What’s in a name…

One frequent conversation we have tends to go a bit like this…

‘No school today?’

‘I don’t go to school’

Quizzical look at me.

‘I teach him myself!’

Spectacular misrepresentation of our day to day lives but is an answer most people can understand.

The other day I was thinking a bit about the label ‘home education’.  Labels make me laugh (or sometimes cringe) they never adequately seem to cover our lives.

In this instance the thing that amused me was is I was thinking how little of our education actually happens at home.

Last Monday we covered PE and PSHE at the local soft play.  Economics and maths in the supermarket (shopping for Guides always involves lots of multiplication and price comparisons).

Tuesday we headed to London for a talk on Superhero Science at the Royal Institution and to explore their Michael Faraday museum.

20140402_39 20140402_40 20140402_43 So that was science!  Every trip to London also has some element of History – we walked up past Buckingham Palace and through Green Park and therefore discussions over the old park gates and the history of the royal parks, Culture – the flag over the Palace, we went past the Ritz which led to discussions on afternoon tea, Nature – pigeons are fascinating! and map reading.  Besides the practical aspect of using the map in town, a portion of the train journey was spent exploring the A-Z and locating random places.

20140402_38Train journeys covered, from memory, endangered animals, definitions of what makes a country a country, creativity (Minecraft), logic and strategy (chess), map reading, maths (time).

Thursday; local history in a local museum, science and nature looking at sea creatures, in tanks and through the microscope, elsewhere in the museum, history in the theatre watching a play about WW1 following with lots of discussion over lunch.  Following lunch more economics/maths and discussions about different handicrafts with a trip to hobbycraft.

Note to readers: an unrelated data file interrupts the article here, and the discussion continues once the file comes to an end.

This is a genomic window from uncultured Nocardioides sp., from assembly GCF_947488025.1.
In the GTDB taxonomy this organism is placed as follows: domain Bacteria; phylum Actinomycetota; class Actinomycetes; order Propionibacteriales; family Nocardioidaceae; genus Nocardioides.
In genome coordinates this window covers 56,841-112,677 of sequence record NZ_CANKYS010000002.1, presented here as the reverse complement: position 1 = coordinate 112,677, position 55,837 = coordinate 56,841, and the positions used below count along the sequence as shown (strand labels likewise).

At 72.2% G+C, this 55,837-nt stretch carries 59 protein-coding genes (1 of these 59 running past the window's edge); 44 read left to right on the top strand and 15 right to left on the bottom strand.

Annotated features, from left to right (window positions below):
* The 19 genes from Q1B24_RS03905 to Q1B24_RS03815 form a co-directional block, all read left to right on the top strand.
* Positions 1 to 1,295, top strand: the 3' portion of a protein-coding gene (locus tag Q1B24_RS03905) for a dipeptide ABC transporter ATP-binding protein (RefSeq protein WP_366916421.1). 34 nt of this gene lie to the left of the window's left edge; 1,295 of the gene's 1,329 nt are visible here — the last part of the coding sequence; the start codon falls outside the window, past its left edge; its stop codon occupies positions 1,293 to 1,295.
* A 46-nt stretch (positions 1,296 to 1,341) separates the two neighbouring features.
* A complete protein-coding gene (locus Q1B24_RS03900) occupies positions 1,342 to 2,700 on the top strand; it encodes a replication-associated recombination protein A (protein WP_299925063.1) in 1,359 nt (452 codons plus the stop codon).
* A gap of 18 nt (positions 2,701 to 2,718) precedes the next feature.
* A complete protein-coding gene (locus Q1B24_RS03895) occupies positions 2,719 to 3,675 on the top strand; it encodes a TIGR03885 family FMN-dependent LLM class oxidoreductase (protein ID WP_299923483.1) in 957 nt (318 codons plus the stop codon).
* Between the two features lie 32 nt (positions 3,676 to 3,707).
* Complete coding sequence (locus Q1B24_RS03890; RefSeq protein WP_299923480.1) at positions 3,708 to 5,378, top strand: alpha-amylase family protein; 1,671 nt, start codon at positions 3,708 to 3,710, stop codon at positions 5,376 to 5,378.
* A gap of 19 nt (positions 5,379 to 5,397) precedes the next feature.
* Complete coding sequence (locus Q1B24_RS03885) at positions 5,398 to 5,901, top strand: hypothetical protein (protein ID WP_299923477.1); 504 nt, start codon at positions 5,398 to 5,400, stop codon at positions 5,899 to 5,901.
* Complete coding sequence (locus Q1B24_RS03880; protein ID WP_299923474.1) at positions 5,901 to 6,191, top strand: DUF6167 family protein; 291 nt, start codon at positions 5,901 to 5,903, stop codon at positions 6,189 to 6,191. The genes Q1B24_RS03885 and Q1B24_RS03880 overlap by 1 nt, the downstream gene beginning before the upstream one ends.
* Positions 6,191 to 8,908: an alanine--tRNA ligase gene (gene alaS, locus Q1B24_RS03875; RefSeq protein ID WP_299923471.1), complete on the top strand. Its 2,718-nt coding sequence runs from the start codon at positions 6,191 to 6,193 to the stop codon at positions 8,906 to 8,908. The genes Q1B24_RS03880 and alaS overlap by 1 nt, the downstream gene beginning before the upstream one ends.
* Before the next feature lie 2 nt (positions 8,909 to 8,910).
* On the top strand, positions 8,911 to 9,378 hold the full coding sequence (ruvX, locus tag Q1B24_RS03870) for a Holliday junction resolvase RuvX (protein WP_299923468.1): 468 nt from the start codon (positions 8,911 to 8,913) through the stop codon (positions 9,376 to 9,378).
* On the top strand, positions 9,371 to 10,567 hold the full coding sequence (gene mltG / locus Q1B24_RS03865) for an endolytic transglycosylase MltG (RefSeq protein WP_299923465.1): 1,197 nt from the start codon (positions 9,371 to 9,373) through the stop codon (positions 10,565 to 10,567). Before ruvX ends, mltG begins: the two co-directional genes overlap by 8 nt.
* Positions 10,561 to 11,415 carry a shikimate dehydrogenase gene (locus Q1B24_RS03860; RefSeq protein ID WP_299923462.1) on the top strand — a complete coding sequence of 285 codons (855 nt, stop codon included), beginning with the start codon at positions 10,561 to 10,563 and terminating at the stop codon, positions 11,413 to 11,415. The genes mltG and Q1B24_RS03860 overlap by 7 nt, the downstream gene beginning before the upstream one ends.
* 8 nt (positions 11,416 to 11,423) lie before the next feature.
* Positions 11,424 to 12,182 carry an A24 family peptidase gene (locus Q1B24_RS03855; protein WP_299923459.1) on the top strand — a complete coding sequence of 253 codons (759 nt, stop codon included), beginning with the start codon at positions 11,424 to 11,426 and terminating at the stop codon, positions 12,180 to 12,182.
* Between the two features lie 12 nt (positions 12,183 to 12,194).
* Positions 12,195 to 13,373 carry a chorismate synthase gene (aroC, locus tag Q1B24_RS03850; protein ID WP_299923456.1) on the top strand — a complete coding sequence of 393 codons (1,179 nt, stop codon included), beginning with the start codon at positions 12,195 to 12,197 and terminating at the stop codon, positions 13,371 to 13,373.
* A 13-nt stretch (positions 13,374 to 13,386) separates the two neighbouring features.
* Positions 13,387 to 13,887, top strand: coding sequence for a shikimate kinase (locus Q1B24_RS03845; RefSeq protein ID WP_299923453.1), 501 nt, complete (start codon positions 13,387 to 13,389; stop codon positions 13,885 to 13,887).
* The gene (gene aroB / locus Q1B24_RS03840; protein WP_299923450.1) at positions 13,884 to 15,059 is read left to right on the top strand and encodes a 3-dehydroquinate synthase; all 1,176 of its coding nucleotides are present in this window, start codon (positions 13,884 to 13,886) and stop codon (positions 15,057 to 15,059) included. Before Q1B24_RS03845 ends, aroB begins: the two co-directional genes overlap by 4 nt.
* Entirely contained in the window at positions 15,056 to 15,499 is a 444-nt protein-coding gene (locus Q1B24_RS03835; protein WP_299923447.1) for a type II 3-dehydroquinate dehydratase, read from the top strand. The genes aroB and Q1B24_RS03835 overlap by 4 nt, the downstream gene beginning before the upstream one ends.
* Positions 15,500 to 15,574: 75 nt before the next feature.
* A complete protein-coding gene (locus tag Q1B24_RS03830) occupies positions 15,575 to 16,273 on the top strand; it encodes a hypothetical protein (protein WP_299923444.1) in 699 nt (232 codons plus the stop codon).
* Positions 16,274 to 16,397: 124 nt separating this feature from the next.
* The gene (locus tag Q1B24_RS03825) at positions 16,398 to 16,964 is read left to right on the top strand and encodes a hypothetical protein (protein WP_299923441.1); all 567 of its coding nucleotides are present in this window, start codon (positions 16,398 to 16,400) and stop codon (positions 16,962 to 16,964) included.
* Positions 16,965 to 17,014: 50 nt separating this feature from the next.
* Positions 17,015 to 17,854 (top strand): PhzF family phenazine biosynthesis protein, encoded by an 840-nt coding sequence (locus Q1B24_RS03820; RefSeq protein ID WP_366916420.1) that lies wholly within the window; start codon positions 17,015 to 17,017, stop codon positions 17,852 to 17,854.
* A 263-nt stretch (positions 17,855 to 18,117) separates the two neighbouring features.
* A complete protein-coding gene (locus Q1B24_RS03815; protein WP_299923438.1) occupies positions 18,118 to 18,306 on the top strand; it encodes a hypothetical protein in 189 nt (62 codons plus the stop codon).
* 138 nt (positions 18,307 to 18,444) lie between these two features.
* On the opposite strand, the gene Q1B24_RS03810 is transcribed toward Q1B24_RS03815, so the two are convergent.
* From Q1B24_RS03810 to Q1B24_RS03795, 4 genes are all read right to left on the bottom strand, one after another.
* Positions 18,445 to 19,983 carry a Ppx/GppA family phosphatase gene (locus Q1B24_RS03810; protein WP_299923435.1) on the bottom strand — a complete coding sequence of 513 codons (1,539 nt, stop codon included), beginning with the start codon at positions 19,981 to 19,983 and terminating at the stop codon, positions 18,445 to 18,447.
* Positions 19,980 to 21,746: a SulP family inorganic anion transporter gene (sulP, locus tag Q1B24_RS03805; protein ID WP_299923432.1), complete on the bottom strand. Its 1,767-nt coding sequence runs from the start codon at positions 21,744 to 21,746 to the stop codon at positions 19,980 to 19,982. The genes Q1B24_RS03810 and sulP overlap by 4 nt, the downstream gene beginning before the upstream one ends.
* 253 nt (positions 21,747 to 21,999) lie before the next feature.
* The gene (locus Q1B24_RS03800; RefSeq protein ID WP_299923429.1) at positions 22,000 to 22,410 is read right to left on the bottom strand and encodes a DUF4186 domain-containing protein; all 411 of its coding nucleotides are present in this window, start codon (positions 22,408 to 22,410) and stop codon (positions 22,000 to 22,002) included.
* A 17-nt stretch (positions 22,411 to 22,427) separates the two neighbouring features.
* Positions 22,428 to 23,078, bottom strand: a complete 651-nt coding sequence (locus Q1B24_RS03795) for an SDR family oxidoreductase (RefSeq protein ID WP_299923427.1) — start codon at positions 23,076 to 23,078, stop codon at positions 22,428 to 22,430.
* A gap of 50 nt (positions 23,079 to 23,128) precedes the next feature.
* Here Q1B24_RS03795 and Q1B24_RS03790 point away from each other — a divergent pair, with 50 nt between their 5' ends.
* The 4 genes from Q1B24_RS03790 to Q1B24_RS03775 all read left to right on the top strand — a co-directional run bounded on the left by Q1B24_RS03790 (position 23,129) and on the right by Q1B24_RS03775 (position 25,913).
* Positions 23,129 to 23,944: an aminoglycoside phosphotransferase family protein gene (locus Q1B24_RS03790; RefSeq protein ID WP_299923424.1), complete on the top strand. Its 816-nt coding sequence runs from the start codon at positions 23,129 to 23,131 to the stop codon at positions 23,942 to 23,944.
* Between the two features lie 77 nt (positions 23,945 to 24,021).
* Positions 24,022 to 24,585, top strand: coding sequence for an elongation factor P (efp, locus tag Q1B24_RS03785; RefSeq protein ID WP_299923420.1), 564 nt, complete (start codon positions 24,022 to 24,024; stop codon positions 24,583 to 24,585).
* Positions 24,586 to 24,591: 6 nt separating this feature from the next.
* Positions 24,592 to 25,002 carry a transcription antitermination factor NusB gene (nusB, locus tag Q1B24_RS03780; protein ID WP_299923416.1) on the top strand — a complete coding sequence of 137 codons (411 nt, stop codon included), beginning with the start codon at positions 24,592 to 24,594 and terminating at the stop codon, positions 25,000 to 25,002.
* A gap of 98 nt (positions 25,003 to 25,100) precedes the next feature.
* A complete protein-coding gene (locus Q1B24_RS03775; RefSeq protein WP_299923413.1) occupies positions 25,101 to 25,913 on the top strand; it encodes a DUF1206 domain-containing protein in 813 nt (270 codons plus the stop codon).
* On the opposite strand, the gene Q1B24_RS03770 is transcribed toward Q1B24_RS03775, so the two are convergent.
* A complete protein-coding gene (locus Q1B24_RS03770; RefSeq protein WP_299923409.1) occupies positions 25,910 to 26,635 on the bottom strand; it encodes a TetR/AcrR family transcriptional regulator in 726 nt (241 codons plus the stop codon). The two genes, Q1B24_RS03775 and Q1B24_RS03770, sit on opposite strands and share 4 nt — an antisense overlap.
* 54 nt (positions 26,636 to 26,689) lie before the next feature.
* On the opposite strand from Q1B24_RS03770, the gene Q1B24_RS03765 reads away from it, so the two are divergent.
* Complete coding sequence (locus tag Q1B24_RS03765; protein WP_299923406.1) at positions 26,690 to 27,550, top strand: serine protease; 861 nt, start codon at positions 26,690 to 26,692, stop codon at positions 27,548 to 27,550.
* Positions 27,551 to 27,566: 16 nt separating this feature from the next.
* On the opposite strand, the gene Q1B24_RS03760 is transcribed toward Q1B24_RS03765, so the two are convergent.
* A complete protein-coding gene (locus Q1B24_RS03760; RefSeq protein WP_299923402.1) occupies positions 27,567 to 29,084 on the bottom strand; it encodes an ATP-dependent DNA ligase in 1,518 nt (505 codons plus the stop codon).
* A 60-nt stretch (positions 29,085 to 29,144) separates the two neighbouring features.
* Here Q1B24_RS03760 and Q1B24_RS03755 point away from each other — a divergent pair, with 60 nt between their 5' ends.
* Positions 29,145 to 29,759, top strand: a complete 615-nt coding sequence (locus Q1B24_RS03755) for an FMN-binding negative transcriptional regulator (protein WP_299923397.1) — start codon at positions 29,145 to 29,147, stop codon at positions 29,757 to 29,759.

This Monday we went to Titchfield Abbey and covered History, both the history of the Abbey with a detour into Tudors and religion with the dissolution and consolidating WW1 with reenacting battles.  There was PE, football and lots of running about.  We also visited the garden centre for a bit of science and nature, comparing different plants and discussing how they grow.

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Even our most sit down round the table days (Wednesdays) are not necessarily what people imagine when they hear ‘home education’ we are home but the rest of the people around the table aren’t as we are joined by others.

When the boys were younger we had a lovely t-shirt that I hope is still doing the rounds through the local group somewhere – it said ‘The world’s my playground, I’m home educated’.

I’d take it further than that, for us and so many home educators I know ‘the world is our classroom’.  There are some things school does better, some things I can’t replicate in terms of resources and experiences but there is so much that I can provide with a bit of planning and research. There will be a time when our education will become more home based as exams and teaching to tests rears it’s head, a case of needs must.  But until then we will continue to make as much use as we can of the world and people around us – education without boundaries 🙂

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